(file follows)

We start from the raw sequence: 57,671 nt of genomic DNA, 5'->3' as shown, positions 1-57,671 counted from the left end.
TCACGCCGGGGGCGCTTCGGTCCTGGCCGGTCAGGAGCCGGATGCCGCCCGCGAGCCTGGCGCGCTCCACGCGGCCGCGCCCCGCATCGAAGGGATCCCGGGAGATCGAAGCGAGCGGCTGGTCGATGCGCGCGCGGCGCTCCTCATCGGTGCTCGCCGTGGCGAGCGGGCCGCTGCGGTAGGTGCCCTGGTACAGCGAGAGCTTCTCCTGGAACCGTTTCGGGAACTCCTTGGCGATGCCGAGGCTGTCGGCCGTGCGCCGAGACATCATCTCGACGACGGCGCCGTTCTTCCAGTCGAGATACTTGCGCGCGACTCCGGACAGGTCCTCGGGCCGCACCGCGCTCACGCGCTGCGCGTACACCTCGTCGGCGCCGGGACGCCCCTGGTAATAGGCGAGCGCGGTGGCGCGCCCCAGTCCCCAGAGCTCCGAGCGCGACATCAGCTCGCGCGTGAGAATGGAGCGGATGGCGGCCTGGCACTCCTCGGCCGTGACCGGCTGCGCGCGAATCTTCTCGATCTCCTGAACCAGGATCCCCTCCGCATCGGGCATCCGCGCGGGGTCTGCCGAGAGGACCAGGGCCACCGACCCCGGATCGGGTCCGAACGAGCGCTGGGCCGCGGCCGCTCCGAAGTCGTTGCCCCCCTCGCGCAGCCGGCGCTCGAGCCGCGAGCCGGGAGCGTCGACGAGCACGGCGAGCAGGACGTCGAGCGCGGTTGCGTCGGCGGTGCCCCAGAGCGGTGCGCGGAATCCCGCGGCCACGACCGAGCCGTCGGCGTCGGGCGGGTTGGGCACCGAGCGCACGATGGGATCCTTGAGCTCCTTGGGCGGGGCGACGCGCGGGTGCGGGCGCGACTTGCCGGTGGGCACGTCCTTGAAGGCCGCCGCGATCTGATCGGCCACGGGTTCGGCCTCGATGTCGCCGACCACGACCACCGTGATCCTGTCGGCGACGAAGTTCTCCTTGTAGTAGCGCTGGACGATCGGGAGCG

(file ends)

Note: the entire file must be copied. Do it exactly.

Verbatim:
We start from the raw sequence: 57,671 nt of genomic DNA, 5'->3' as shown, positions 1-57,671 counted from the left end.
TCACGCCGGGGGCGCTTCGGTCCTGGCCGGTCAGGAGCCGGATGCCGCCCGCGAGCCTGGCGCGCTCCACGCGGCCGCGCCCCGCATCGAAGGGATCCCGGGAGATCGAAGCGAGCGGCTGGTCGATGCGCGCGCGGCGCTCCTCATCGGTGCTCGCCGTGGCGAGCGGGCCGCTGCGGTAGGTGCCCTGGTACAGCGAGAGCTTCTCCTGGAACCGTTTCGGGAACTCCTTGGCGATGCCGAGGCTGTCGGCCGTGCGCCGAGACATCATCTCGACGACGGCGCCGTTCTTCCAGTCGAGATACTTGCGCGCGACTCCGGACAGGTCCTCGGGCCGCACCGCGCTCACGCGCTGCGCGTACACCTCGTCGGCGCCGGGACGCCCCTGGTAATAGGCGAGCGCGGTGGCGCGCCCCAGTCCCCAGAGCTCCGAGCGCGACATCAGCTCGCGCGTGAGAATGGAGCGGATGGCGGCCTGGCACTCCTCGGCCGTGACCGGCTGCGCGCGAATCTTCTCGATCTCCTGAACCAGGATCCCCTCCGCATCGGGCATCCGCGCGGGGTCTGCCGAGAGGACCAGGGCCACCGACCCCGGATCGGGTCCGAACGAGCGCTGGGCCGCGGCCGCTCCGAAGTCGTTGCCCCCCTCGCGCAGCCGGCGCTCGAGCCGCGAGCCGGGAGCGTCGACGAGCACGGCGAGCAGGACGTCGAGCGCGGTTGCGTCGGCGGTGCCCCAGAGCGGTGCGCGGAATCCCGCGGCCACGACCGAGCCGTCGGCGTCGGGCGGGTTGGGCACCGAGCGCACGATGGGATCCTTGAGCTCCTTGGGCGGGGCGACGCGCGGGTGCGGGCGCGACTTGCCGGTGGGCACGTCCTTGAAGGCCGCCGCGATCTGATCGGCCACGGGTTCGGCCTCGATGTCGCCGACCACGACCACCGTGATCCTGTCGGCGACGAAGTTCTCCTTGTAGTAGCGCTGGACGATCGGGAGCG